Robbing a bank is so unoriginal. Because of a combination of an economy in horrific shape and the rising monetary value of certain goods, materials, and, believe it or not, creatures, many thieves are choosing unusual targets to steal, and then flip them for a quick profit.
Swine swindling! The fact that pork prices have soared to all-time highs must have helped enticed thieves to steal about 1,000 pigs from farms in Minnesota and Iowa. In one of the heists, 594 hogs, worth more than $100,000 disappeared. Apparently, the hog rustlers knew exactly which pigs to take: The stolen pigs were just the right size to sell at market, and the scale and planning involved show that this was a carefully planned operation. “You couldn’t just walk into a barn and take 150 pigs out in 10 minutes,” one farmer said. “It would take 30 to 45 minutes, at least, if you had a few people working the hogs.”
The American Kennel Club reported a sharp spike in dog-napping during the first seven months of 2011. There were 224 dogs stolen during that time period, compared to just 150 over the same span in 2010—a rise of 49%. Through all of 2008 and 2009, meanwhile, only 71 and 162 dogs, respectively, were reported stolen. What with the rising value of many dog breeds—especially smaller ones, which are also easier to steal—an AKC spokesperson explained why more people are stealing dogs this way: “The motivation is money and economics.”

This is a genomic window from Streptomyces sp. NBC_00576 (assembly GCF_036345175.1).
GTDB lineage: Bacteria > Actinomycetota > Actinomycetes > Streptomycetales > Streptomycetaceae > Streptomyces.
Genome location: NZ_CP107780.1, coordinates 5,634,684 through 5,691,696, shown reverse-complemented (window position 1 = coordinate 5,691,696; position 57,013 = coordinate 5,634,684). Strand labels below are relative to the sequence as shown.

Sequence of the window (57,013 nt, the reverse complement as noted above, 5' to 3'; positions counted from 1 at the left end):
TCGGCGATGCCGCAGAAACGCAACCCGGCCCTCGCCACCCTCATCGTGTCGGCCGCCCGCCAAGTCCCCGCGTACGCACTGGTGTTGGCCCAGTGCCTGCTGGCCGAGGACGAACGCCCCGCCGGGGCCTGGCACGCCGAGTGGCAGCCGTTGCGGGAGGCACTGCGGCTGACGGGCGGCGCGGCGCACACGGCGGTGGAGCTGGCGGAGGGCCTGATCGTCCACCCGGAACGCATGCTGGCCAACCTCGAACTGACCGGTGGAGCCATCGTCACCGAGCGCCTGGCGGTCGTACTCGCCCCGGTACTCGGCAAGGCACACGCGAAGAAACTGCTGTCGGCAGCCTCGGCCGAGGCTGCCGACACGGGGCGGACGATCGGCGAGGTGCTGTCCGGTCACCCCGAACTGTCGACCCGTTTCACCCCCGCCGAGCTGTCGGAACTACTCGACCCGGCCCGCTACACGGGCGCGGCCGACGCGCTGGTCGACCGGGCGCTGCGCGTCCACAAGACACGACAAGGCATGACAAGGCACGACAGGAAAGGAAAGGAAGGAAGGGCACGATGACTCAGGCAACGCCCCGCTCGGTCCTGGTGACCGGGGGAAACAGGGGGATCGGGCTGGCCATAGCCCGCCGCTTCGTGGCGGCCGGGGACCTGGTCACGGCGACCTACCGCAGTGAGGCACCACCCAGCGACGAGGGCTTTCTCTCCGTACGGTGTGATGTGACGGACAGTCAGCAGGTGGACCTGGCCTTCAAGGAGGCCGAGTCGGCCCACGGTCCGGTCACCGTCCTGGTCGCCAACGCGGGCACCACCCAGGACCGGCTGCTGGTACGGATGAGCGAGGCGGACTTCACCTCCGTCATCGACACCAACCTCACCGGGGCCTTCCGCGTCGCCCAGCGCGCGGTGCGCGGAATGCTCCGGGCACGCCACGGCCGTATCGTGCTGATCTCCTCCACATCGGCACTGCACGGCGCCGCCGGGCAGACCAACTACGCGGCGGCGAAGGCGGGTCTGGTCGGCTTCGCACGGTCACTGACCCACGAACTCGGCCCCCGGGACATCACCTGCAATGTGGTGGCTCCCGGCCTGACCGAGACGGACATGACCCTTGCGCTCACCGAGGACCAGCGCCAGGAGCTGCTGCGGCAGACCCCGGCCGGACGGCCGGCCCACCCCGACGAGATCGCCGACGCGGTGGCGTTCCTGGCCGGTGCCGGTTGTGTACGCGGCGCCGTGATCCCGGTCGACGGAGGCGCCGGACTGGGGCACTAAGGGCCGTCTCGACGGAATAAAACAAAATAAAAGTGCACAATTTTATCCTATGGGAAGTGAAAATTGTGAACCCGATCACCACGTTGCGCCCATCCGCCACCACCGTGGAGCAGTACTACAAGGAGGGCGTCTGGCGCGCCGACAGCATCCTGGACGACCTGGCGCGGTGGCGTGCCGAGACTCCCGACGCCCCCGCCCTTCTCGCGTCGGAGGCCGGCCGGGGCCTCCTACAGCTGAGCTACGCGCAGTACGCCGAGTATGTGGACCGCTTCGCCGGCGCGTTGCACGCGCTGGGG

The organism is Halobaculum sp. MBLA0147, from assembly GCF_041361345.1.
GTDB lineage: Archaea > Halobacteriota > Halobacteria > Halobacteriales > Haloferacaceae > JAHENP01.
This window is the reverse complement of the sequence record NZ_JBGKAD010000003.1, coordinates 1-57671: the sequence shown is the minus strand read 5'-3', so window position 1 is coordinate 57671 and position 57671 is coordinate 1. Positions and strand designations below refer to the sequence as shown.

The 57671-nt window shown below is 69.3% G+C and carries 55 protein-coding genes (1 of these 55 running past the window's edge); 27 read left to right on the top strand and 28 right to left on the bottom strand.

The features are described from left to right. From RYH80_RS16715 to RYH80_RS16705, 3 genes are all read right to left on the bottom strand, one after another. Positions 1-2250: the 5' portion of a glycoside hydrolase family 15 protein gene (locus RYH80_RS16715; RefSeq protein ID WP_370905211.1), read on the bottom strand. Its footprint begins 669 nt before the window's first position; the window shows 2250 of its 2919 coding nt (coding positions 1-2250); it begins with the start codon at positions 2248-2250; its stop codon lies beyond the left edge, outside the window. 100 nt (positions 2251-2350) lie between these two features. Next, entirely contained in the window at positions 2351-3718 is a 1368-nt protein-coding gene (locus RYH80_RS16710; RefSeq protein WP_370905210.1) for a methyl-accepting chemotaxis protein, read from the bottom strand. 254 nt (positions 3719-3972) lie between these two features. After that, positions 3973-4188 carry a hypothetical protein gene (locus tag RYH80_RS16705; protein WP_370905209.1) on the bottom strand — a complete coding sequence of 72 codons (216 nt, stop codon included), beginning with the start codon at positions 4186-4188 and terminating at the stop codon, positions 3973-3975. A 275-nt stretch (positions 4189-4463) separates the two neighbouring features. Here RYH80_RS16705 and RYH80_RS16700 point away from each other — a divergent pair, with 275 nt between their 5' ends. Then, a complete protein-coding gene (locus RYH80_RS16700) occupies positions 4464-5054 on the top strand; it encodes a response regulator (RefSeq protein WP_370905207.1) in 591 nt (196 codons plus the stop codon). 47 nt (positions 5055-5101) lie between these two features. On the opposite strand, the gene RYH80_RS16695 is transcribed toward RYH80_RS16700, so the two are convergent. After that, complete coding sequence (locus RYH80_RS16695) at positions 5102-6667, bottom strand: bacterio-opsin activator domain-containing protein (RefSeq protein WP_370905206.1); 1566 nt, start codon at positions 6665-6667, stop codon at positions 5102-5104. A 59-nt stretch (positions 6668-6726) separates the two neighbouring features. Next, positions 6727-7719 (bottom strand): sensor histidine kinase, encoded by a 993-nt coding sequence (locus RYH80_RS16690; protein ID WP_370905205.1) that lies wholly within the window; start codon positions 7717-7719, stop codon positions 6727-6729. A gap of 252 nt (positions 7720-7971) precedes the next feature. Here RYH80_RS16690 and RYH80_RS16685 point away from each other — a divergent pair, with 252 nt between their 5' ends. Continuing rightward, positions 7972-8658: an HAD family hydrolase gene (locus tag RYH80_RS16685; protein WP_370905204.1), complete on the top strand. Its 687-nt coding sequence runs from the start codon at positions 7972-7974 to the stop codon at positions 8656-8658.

Thieves in the Chicago area have been popping open fire hydrants and stealing the brass rings inside, presumably to sell off to a scrap buyer for about $15 a piece. Firefighters need these rings for attaching their hoses, so the thefts by this “ring ring” pose a serious danger to residents. There has also recently been at least one instance of brass being stolen from a cemetery: An ornate brass vase connected by a chain was removed from the gravesite of a World War II marine buried in New Mexico. The flowers at the grave were stolen too.
Talk about extreme couponing! To save serious money with coupons, many, many coupons are needed. How does one get dozens, even hundreds of coupons? Well, one way is to steal coupons out of newspapers, or right out of people’s mail boxes.
In a series of incidents in Atlanta, Chicago, and other cities, teams of thieves have broken into salons and beauty supply stores specifically to steal human hair, which is often imported from Malaysia and India, and is used for trendy weaves, wigs, and extensions. The criminals have resorted to smash-and-grab thefts, and even ramming trucks into storefronts in order to complete their hair heists. How much could the hair really be worth? In one instance, thieves made off with $70K to $90K worth of hair—which explains why they didn’t bother touching the cash register at all.